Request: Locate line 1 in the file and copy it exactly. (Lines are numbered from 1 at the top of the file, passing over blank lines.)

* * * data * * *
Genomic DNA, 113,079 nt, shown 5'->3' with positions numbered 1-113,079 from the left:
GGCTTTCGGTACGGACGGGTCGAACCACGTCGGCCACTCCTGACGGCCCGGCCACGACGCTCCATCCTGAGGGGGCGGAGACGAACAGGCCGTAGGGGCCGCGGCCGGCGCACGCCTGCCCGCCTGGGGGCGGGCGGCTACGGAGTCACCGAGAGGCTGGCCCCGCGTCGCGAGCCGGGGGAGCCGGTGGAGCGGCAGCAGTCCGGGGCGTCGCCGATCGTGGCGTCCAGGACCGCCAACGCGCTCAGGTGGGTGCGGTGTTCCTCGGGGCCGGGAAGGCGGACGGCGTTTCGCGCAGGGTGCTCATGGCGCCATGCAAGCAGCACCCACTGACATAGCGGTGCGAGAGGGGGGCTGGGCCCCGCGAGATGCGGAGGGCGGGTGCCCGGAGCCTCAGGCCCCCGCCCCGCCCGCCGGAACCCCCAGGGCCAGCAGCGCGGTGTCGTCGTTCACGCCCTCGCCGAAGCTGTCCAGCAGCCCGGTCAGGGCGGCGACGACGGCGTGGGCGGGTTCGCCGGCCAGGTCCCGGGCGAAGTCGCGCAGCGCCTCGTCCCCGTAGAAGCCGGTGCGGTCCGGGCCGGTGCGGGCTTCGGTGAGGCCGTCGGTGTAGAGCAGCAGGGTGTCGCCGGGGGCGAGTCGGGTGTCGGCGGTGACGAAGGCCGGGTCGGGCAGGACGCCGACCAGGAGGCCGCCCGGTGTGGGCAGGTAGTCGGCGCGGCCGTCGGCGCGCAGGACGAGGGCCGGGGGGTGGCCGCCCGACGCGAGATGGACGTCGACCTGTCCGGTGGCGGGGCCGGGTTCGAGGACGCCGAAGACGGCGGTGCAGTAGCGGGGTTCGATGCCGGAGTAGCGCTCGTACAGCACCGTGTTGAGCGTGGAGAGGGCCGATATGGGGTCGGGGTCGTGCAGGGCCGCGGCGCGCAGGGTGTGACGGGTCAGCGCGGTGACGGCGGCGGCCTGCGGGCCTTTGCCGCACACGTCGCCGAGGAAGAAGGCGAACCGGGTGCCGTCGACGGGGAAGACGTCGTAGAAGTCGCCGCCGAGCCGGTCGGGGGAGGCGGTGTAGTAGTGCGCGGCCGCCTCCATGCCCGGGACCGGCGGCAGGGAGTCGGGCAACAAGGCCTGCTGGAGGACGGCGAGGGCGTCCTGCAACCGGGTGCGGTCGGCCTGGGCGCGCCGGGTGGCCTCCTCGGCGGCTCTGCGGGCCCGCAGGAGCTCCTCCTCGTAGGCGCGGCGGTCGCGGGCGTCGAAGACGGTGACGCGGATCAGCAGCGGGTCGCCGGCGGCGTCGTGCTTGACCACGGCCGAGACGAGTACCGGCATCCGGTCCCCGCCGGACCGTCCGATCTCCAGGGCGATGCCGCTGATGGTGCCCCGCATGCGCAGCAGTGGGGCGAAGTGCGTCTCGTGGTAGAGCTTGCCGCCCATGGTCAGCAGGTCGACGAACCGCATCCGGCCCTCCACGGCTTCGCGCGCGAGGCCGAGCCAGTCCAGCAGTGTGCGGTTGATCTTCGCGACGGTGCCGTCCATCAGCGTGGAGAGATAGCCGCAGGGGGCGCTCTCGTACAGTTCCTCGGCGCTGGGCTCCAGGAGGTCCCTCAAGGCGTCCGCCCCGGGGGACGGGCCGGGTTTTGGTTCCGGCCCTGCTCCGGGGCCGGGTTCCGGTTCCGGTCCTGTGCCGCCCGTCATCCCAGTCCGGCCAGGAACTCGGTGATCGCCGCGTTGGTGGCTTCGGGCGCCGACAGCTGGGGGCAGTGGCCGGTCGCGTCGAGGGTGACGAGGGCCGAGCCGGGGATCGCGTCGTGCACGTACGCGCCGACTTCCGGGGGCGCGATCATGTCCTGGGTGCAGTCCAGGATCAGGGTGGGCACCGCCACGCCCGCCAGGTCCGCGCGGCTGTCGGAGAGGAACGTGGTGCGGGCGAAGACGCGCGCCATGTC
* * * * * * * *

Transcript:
Genomic DNA, 113,079 nt, shown 5'->3' with positions numbered 1-113,079 from the left: